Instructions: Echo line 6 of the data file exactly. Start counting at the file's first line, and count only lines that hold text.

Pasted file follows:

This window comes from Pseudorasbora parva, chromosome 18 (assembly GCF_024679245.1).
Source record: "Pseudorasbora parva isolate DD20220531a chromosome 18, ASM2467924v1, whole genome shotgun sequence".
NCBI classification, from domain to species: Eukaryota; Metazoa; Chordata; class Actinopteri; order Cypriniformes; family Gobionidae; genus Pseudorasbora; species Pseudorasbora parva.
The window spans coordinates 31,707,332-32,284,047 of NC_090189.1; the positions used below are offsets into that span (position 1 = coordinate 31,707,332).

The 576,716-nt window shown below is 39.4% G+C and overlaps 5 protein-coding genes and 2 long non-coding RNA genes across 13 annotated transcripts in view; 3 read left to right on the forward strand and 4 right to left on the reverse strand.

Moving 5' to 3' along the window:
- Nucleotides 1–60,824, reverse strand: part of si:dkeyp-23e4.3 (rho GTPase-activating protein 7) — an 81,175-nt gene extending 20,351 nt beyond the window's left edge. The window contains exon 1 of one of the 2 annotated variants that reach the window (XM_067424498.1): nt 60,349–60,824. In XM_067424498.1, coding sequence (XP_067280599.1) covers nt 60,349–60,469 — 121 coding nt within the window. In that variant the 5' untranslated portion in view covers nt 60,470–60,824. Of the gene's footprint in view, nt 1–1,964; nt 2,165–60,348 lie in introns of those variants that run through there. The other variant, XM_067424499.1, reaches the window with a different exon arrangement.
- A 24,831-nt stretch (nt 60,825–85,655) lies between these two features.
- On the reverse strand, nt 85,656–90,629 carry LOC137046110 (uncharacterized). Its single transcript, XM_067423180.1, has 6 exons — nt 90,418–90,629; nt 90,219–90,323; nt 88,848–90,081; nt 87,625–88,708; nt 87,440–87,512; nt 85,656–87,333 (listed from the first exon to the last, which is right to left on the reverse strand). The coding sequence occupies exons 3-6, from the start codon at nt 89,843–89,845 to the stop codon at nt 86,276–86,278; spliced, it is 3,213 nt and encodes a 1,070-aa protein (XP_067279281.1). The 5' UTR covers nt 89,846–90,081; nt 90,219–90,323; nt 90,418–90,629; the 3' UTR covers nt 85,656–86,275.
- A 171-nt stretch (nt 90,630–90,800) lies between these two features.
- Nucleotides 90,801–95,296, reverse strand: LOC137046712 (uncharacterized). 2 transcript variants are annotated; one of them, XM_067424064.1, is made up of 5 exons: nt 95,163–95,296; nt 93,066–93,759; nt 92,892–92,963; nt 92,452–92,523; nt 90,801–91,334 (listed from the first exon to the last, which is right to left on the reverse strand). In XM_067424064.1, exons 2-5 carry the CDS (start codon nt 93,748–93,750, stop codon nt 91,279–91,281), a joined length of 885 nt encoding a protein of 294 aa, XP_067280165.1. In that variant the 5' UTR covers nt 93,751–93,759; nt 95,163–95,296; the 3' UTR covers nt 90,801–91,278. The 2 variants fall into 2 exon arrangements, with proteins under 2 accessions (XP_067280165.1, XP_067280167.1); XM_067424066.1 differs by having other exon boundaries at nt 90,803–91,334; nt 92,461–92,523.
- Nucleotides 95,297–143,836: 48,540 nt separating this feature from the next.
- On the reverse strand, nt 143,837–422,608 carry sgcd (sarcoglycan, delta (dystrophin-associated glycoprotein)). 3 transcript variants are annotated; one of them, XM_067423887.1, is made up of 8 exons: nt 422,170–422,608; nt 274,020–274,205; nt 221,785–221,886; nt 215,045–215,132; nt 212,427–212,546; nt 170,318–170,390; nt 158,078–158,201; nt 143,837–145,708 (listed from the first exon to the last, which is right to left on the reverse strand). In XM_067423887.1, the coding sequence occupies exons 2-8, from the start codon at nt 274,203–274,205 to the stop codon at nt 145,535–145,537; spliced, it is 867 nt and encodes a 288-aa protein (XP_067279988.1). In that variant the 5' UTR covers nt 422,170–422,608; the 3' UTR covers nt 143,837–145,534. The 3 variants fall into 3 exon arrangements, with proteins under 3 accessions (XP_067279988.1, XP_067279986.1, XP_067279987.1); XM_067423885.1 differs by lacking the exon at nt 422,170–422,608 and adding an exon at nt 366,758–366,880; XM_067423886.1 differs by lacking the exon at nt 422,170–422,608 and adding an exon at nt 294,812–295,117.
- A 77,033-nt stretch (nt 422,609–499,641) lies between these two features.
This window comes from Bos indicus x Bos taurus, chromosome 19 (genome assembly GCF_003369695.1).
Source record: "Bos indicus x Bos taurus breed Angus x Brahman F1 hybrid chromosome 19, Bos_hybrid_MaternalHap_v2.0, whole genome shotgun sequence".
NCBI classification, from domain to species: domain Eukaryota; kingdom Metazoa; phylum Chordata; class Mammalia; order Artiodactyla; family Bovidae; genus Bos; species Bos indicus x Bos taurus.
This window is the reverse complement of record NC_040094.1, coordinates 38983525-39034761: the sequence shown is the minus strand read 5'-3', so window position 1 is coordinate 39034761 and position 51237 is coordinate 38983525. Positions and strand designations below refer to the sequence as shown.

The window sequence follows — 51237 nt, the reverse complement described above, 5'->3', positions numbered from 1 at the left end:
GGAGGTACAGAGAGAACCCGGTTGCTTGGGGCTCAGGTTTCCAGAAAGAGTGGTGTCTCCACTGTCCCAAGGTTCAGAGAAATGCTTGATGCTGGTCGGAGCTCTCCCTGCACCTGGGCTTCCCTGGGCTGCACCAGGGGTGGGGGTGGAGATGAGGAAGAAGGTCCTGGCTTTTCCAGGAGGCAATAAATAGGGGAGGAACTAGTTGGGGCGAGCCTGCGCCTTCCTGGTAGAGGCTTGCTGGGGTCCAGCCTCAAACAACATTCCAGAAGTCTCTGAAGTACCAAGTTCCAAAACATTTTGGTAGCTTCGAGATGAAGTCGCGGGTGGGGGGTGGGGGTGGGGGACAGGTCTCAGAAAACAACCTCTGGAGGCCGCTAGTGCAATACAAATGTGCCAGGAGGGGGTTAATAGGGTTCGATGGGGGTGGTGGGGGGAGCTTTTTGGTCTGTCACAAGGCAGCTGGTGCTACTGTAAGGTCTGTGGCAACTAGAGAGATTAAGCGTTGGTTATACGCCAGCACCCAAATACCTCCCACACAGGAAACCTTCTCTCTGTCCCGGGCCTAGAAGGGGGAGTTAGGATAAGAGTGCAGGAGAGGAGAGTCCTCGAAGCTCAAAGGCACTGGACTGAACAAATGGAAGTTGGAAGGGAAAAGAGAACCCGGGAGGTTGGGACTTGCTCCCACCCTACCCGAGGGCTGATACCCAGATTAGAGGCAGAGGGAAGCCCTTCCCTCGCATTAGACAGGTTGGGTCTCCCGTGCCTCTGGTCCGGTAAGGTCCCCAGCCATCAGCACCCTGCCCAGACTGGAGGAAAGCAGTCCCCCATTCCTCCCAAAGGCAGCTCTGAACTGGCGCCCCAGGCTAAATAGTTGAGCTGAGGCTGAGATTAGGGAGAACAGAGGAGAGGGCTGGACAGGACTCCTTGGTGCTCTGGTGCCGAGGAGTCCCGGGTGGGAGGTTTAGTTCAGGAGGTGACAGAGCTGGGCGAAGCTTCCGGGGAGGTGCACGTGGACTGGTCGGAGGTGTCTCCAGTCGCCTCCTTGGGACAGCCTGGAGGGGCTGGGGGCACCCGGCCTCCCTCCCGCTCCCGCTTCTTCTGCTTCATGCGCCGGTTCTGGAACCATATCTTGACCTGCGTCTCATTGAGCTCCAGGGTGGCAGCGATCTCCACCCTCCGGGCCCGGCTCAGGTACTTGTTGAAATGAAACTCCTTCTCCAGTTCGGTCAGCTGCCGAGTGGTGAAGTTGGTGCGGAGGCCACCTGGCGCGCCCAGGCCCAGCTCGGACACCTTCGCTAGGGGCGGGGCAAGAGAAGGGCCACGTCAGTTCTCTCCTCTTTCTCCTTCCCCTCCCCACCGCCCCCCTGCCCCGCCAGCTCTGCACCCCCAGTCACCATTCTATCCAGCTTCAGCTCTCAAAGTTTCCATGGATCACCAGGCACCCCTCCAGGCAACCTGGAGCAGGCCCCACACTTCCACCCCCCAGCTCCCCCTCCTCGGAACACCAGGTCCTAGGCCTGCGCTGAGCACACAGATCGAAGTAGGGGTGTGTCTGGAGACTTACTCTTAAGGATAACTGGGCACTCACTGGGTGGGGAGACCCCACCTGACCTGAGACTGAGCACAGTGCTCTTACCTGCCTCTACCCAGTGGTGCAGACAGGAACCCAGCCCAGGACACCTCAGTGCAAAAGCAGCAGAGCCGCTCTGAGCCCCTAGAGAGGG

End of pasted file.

Moving 5' to 3' along the window: